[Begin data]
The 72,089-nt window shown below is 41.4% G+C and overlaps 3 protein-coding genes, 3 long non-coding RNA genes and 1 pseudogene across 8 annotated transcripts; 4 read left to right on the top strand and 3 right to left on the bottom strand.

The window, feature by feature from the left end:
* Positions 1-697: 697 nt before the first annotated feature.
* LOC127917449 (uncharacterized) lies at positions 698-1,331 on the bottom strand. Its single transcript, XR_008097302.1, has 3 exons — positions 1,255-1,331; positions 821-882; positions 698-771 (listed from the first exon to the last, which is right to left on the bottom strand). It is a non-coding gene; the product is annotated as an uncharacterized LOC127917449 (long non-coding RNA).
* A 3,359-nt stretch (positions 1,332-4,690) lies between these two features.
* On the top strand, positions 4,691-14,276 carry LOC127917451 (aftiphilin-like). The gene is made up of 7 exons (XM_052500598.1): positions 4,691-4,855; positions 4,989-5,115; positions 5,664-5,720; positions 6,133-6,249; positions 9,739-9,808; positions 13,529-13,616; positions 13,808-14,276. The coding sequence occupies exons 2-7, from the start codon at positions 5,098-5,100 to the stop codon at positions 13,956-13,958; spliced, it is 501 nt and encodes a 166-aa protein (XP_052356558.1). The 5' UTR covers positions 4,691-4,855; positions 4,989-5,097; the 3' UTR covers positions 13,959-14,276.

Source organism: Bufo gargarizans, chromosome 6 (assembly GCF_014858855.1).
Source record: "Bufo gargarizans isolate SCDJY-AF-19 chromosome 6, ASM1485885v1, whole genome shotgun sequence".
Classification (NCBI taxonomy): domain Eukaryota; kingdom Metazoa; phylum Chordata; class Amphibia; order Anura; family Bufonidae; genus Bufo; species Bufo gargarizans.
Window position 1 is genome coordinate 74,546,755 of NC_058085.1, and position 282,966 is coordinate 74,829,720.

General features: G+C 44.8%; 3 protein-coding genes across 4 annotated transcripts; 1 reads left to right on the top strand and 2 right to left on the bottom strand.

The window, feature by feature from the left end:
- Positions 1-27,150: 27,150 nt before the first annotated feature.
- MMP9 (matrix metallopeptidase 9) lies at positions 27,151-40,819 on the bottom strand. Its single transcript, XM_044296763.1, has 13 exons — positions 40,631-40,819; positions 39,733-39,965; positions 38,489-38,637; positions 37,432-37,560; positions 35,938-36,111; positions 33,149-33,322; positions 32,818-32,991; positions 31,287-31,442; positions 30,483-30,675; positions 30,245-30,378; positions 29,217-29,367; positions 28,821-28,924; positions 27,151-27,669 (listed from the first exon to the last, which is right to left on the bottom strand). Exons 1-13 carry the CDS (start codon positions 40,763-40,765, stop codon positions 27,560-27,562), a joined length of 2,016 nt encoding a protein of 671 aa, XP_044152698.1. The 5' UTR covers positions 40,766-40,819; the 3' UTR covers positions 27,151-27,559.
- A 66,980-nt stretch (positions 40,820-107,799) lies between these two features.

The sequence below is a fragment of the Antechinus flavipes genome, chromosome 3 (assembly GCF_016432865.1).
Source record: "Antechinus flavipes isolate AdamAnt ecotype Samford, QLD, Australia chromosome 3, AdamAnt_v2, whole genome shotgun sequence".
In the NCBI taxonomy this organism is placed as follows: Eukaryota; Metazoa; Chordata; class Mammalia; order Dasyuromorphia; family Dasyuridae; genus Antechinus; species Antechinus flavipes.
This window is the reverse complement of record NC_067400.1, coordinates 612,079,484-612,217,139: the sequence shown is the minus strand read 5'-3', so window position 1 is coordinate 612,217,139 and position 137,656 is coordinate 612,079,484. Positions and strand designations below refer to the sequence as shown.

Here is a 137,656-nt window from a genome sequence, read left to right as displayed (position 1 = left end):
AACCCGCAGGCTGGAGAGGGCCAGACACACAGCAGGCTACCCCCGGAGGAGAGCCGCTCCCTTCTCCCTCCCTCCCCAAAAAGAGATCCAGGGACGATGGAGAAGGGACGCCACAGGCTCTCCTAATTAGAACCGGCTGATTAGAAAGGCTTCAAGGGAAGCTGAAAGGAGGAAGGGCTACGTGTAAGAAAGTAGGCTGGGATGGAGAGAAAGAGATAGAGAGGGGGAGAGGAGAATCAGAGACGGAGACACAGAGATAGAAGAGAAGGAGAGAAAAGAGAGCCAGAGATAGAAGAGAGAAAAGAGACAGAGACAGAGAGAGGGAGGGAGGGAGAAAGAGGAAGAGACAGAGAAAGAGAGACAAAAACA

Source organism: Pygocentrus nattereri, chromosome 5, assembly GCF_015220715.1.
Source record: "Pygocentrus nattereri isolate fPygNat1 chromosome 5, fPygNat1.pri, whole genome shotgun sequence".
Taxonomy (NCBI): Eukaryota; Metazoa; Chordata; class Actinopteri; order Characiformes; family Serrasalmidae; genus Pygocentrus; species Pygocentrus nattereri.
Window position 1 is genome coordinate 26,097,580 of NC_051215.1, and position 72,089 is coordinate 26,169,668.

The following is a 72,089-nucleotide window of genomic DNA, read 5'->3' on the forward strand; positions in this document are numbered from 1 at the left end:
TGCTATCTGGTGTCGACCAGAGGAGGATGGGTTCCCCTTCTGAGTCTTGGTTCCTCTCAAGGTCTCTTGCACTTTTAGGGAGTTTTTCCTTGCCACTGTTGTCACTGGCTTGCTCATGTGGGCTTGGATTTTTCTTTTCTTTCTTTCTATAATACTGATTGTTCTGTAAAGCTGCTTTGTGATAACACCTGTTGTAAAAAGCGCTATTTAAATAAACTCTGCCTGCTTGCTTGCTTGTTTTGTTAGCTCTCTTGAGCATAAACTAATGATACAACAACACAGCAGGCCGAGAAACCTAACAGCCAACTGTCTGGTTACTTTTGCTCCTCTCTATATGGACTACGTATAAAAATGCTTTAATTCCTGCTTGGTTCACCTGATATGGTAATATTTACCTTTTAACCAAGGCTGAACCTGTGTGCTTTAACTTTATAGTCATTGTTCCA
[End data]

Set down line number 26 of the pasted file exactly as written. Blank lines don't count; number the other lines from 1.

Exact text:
The following is a 72,089-nucleotide window of genomic DNA, read 5'->3' on the forward strand; positions in this document are numbered from 1 at the left end: